Theater review: Tyne Daly as Maria Callas, a diva in a 'Master Class' by herself
Saturday, April 3, 2010
The master class Tyne Daly conducts in her droll turn as Maria Callas has less to do with music than with the fine art of living portraiture. She's every catty, thin-skinned, self-pitying inch the diva -- a word all too overapplied -- in "Master Class," Terrence McNally's engrossing study of the post-incandescent mind-set of the opera legend.
The last time "Master Class" played the Kennedy Center's Eisenhower Theater, it was during the play's pre-Broadway tryout and the splendiferous Zoe Caldwell portrayed the prima donna, a terrifying dispenser of performance wisdom cloaked in Hermès and regret. This time, "Master Class" completes the institution's McNally triptych of plays with opera themes, which it calls "Terrence McNally's Nights at the Opera." And the evening's headliner for the occasion proves to be a remarkably fitting inheritor of the role.
Where Caldwell made for a dizzyingly ravenous Callas -- in her delivery of the pair of autobiographical monologues woven into the play, you could feel an almost diseased need for attention -- Daly's portrayal is less tightly wound, a bit more turned inward. Caldwell took Callas's fury over her ravaged voice and her insecurities about her appearance and used it to assert her primacy over the eager next generation parading before her.
As each young opera singer marched onto the stage to sing and to bear her withering verdict, Caldwell seemed to be rendering an even harsher judgment on herself. It was if, at some level, Callas were waiting all evening to have her darkest shames exposed: the shambles of her personal life, her shortsighted exploitation of her gifts.
Daly's Callas is just as much the priceless put-down artist. You can tell how much McNally loved her, because all the best moments of "Master Class" belong to the opera star's fiendish tongue. An audience hangs on the skillful pauses Daly and her capable director, Stephen Wadsworth, build in, as Callas prepares to castigate a student or recall the inferior work of a rival soprano. (She even attacks members of the audience.) Mentioning Joan Sutherland, for instance, Daly resignedly holds a beat, as if to ponder how gingerly to characterize a person with an insurmountable handicap. "She did her best," she says, finally.
The twist in Daly's Callas is that she's a little less the monster, a little more fragile -- her bluster more easily challenged. When the last student, Sharon (Laquita Mitchell) finally stands up to her, the table-turning doesn't come across quite as explosively as in the past. That isn't a deficiency, just a difference: Daly's Callas expresses a vulnerability compatible with a softer outer shell.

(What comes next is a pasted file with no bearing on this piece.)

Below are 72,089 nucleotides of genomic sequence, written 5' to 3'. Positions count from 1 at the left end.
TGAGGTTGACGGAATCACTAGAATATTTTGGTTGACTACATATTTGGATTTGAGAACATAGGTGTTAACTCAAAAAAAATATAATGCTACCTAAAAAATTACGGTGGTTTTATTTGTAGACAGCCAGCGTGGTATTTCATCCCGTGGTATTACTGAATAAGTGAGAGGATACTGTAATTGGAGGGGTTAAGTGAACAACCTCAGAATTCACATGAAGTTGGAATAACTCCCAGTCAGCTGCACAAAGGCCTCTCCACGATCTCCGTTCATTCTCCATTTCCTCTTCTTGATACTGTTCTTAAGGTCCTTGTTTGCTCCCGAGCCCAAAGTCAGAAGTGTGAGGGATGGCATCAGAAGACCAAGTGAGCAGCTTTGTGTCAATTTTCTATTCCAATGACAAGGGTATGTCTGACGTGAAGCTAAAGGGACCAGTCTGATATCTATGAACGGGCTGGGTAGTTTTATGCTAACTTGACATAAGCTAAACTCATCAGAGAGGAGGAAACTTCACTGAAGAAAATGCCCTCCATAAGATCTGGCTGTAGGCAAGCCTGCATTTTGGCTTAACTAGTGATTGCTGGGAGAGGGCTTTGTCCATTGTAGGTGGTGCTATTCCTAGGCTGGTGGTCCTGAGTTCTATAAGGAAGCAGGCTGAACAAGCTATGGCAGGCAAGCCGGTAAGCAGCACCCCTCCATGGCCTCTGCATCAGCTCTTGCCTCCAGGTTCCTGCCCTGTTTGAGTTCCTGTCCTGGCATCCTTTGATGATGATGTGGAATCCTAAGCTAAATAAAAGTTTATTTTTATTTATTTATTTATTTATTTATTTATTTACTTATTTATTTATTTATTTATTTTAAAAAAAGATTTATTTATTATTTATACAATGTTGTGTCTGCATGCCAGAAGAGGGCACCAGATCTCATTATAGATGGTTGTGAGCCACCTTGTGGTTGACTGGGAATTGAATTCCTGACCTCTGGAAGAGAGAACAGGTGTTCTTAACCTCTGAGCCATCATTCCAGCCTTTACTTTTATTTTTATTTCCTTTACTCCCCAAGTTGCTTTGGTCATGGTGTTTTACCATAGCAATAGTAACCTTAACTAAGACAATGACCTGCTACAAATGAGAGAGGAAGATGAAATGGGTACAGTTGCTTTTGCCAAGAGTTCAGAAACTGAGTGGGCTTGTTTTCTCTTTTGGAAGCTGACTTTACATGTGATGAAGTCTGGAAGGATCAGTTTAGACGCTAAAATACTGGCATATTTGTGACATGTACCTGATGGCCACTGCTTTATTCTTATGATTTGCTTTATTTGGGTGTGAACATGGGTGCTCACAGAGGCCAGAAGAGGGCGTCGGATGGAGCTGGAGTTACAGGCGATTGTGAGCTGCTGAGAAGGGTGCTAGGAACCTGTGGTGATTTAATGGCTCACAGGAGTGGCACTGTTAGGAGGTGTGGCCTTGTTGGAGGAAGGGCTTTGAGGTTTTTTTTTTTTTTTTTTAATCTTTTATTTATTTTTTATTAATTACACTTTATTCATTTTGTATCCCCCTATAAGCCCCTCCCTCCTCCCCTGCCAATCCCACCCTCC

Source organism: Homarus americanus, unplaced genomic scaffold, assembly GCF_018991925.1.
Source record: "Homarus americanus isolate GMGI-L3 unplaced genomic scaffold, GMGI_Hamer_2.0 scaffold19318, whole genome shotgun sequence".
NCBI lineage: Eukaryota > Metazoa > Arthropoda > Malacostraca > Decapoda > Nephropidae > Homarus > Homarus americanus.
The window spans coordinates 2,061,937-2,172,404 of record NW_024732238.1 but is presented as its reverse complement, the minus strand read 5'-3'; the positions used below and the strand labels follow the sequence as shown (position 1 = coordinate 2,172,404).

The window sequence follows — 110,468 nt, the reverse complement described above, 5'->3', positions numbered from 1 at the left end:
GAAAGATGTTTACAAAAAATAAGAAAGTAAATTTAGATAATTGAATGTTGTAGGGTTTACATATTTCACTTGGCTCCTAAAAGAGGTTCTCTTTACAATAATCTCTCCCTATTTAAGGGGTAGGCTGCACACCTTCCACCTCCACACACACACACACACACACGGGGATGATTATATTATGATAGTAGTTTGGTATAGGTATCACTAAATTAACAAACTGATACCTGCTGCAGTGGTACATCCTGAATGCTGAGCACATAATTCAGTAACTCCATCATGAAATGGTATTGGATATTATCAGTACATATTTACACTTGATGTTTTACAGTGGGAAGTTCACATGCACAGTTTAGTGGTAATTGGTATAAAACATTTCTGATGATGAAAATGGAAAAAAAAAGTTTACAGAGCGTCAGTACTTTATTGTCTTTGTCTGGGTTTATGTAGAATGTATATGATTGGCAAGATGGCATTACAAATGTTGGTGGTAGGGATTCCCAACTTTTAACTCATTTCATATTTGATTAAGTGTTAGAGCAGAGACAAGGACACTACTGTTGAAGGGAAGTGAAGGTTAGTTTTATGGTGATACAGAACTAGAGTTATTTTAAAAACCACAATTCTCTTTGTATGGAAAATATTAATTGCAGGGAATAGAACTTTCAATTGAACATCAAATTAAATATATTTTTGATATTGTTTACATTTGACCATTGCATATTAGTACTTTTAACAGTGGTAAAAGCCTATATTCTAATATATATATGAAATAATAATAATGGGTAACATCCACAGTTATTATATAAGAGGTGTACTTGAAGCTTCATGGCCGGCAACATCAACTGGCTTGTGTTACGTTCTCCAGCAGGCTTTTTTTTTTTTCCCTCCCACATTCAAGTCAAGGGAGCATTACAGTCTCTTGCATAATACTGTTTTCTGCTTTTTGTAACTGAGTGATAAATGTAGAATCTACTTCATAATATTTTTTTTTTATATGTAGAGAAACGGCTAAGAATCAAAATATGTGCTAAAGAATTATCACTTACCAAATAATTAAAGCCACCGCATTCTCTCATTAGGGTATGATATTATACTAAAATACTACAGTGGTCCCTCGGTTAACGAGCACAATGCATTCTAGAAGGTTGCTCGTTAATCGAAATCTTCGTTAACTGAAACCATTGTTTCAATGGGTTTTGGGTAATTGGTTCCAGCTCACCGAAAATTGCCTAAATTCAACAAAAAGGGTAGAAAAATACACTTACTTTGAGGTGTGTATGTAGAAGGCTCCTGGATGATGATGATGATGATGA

If "Master Class" is little more than a vehicle for Callas to unleash her ego for a healthy run around the stage, what's wrong with that? It's an ego trip well worth the ride. The play, inspired by a series of master classes that the always-controversial Callas, who died in 1977 at age 53, conducted at Juilliard, is structured as one. Three young singers, played by the accomplished Mitchell, Ta'u Pupu'a and Alexandra Silber, take their turns before Callas and the accompanist at the piano (a winningly deferential Jeremy Cohen), ostensibly to learn. If they listen closely, they will get valuable advice, particularly as it addresses Callas's concerns about the Achilles' heel of so many opera singers: an inability to act. Or as she might put it, a failure to be Norma or Lady Macbeth or Tosca.
But the audience is here for another sort of immersion. "This isn't about me," Daly declares disingenuously, early in the play. Some people earn the right to be narcissistic holy terrors, and perhaps what's so watchable about Callas cutting a singer to ribbons is knowing that over a turbulent career, she's given and given to the point of psychic exhaustion -- that she asks far less of these singers than what she demanded of herself.
The visage of the versatile Daly, who, among other things, starred in TV's trailblazing female cop drama "Cagney & Lacey" and played Momma Rose in a celebrated Broadway revival of "Gypsy," does not, in the abstract, invite immediate comparisons with the glamorous soprano. The transformation, then, is impressive. Dressed by Martin Pakledinaz in what seems a tribute to Chanel, and wearing dark hair pulled back -- in a wig by the superb Paul Huntley, Daly's got the look. (And as Callas instructs us, one absolutely must have a "look" -- or as the "Gypsy" strippers sing, "You gotta have a gimmick.")
Wadsworth, an experienced opera director who's staged Molière at the Shakespeare Theatre Company, has come up with an effective way to theatricalize Callas's memory-driven monologues: the platform on which designer Thomas Lynch places the piano divides and recedes for Daly's spoken arias. Even if they are probably important to an understanding of Callas's life, these interludes remain less dramatically vigorous than when the star mixes it up with the singers -- and us.
A fringe benefit of experiencing the three McNally plays, which continue in repertory, could be inadvertent: All the opera talk stimulates an appetite for the real thing. After three nights of rapturous characterizations of "La Sonnambula" and "Norma," those more partial to theater than opera will be persuaded to cross the border more often.
by Terrence McNally. Directed by Stephen Wadsworth. Lighting, David Lander; sound, Jon Gottlieb. With Clinton Brandhagen. About two hours. Through April 18 at the Kennedy Center. Visit http:/